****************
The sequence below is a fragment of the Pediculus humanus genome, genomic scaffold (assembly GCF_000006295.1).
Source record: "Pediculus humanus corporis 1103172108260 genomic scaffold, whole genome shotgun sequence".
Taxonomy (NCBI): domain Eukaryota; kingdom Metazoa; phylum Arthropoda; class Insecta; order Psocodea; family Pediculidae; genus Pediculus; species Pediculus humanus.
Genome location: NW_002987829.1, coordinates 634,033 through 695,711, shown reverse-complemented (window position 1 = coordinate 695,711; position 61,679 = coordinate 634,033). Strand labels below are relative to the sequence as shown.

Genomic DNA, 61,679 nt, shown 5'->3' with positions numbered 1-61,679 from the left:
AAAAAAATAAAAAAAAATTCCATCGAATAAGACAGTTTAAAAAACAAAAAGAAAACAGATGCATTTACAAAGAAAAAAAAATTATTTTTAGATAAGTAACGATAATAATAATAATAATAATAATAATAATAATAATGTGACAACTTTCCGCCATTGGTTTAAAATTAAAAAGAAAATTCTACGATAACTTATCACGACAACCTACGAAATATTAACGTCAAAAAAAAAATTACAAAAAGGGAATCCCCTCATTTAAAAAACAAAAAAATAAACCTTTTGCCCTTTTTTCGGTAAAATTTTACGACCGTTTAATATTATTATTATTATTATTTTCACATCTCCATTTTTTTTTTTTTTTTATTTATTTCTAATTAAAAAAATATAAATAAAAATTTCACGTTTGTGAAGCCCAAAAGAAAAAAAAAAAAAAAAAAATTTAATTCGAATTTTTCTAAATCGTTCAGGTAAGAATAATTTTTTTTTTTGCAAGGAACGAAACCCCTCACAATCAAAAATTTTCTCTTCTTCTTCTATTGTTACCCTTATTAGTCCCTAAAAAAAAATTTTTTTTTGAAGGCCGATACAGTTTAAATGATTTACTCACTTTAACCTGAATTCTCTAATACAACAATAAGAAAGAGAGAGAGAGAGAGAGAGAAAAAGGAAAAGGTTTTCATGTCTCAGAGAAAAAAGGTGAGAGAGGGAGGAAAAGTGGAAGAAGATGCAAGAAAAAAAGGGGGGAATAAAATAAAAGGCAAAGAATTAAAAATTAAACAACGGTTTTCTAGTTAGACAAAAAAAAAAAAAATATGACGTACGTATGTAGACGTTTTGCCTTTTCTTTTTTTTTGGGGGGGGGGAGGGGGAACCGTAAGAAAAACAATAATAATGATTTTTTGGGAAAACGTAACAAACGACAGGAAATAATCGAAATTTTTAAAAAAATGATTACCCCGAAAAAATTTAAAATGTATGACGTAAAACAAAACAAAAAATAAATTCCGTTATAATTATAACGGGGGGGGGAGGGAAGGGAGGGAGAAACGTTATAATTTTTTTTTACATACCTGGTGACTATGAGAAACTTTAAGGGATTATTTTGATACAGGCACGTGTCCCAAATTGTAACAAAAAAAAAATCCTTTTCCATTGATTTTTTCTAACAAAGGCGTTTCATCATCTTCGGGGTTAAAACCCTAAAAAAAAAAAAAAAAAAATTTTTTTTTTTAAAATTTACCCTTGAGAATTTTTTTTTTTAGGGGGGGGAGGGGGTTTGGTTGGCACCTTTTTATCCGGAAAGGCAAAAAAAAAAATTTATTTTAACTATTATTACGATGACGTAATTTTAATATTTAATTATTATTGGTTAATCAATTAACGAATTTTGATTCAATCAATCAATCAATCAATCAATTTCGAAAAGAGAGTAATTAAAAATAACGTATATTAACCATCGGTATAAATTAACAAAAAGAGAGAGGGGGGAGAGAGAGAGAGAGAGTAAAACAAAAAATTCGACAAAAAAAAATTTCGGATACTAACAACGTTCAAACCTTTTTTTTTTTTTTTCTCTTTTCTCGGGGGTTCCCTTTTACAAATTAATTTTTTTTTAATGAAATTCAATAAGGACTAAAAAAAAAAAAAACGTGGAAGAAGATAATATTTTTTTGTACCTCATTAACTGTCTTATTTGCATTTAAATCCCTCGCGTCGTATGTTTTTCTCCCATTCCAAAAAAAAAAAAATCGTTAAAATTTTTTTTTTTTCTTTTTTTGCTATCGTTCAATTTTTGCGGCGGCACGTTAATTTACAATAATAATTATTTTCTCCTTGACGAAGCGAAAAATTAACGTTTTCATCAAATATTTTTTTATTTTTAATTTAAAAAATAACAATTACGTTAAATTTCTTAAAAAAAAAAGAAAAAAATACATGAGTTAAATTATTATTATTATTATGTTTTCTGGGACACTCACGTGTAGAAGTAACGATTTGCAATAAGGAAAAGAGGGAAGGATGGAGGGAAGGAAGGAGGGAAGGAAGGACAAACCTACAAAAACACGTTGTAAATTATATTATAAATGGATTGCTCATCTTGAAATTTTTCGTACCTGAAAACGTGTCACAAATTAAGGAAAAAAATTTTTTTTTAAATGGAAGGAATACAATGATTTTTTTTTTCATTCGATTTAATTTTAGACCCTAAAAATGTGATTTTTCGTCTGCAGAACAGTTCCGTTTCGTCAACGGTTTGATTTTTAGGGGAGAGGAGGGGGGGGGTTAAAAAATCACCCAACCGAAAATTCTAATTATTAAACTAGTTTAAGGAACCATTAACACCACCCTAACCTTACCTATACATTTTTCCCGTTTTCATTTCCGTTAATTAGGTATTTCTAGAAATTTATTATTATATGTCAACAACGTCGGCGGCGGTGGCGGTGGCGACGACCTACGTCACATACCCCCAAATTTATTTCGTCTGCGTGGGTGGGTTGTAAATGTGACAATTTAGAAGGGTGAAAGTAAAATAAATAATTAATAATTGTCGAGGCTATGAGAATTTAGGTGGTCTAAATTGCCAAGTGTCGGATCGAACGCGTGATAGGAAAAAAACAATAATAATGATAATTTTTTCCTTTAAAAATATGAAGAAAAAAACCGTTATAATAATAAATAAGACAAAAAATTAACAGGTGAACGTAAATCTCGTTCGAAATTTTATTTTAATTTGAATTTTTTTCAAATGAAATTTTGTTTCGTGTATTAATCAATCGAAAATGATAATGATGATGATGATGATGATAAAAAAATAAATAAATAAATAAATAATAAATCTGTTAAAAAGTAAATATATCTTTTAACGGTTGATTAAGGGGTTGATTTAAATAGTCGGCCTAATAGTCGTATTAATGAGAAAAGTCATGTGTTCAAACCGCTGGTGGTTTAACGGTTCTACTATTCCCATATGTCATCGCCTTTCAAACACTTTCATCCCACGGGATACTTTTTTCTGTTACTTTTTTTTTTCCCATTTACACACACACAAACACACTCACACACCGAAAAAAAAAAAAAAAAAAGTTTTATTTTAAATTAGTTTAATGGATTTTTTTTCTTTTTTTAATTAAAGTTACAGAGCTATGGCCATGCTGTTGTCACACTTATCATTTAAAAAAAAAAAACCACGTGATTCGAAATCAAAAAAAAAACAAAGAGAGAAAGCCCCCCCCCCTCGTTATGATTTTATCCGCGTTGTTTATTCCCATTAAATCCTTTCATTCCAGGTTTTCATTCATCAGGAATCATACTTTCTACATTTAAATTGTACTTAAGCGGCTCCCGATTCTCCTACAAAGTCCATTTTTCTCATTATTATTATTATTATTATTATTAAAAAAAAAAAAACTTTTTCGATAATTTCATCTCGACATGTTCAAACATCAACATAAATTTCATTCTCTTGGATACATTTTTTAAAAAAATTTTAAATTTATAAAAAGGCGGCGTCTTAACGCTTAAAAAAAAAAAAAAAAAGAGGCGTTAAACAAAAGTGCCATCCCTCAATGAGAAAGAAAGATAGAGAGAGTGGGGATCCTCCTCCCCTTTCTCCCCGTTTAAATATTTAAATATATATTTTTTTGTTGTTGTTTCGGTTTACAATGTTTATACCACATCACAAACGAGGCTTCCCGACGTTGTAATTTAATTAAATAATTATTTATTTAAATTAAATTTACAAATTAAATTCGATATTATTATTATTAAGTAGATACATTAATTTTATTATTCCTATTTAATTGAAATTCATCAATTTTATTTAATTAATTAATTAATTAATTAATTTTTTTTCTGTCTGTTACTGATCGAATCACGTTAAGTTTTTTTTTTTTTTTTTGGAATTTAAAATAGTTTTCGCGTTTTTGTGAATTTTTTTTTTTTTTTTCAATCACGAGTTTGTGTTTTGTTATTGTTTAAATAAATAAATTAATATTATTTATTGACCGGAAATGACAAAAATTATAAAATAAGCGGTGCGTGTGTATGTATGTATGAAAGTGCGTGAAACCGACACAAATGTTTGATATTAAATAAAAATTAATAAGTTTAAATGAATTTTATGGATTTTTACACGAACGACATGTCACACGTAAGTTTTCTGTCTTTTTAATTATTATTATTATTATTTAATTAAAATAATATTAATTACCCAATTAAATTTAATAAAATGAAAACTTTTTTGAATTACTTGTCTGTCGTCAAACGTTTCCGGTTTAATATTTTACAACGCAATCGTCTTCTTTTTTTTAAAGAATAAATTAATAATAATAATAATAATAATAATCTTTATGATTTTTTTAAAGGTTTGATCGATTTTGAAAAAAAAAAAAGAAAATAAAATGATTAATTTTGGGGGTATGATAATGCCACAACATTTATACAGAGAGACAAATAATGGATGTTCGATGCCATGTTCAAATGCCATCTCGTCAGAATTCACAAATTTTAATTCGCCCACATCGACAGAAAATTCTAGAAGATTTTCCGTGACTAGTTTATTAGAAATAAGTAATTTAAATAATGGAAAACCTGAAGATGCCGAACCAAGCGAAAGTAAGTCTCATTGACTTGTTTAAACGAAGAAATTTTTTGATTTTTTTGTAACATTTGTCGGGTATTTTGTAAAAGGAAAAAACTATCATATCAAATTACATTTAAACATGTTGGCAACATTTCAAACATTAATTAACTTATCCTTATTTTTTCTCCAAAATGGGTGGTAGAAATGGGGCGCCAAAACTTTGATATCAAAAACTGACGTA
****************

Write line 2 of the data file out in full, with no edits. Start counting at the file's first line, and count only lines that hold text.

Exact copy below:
Source record: "Pediculus humanus corporis 1103172108260 genomic scaffold, whole genome shotgun sequence".